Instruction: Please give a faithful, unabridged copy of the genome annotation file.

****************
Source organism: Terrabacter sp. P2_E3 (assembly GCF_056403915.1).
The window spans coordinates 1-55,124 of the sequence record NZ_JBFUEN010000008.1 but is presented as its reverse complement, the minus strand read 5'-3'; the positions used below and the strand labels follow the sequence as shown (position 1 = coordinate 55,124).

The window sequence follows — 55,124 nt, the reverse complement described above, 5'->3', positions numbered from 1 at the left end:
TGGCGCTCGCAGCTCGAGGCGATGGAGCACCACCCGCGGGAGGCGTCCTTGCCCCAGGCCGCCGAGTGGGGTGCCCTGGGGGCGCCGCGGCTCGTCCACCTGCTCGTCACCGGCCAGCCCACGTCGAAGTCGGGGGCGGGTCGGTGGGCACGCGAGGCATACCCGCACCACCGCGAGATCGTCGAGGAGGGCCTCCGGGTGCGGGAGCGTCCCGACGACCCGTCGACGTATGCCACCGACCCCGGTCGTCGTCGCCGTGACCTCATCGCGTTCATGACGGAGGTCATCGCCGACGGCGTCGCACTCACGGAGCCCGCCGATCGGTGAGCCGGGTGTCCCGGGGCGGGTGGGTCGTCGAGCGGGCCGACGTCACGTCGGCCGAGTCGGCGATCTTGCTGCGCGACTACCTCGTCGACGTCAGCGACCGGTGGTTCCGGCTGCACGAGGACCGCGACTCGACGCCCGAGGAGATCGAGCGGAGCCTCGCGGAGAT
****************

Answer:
Source organism: Terrabacter sp. P2_E3 (assembly GCF_056403915.1).
The window spans coordinates 1-55,124 of the sequence record NZ_JBFUEN010000008.1 but is presented as its reverse complement, the minus strand read 5'-3'; the positions used below and the strand labels follow the sequence as shown (position 1 = coordinate 55,124).

The window sequence follows — 55,124 nt, the reverse complement described above, 5'->3', positions numbered from 1 at the left end:
TGGCGCTCGCAGCTCGAGGCGATGGAGCACCACCCGCGGGAGGCGTCCTTGCCCCAGGCCGCCGAGTGGGGTGCCCTGGGGGCGCCGCGGCTCGTCCACCTGCTCGTCACCGGCCAGCCCACGTCGAAGTCGGGGGCGGGTCGGTGGGCACGCGAGGCATACCCGCACCACCGCGAGATCGTCGAGGAGGGCCTCCGGGTGCGGGAGCGTCCCGACGACCCGTCGACGTATGCCACCGACCCCGGTCGTCGTCGCCGTGACCTCATCGCGTTCATGACGGAGGTCATCGCCGACGGCGTCGCACTCACGGAGCCCGCCGATCGGTGAGCCGGGTGTCCCGGGGCGGGTGGGTCGTCGAGCGGGCCGACGTCACGTCGGCCGAGTCGGCGATCTTGCTGCGCGACTACCTCGTCGACGTCAGCGACCGGTGGTTCCGGCTGCACGAGGACCGCGACTCGACGCCCGAGGAGATCGAGCGGAGCCTCGCGGAGAT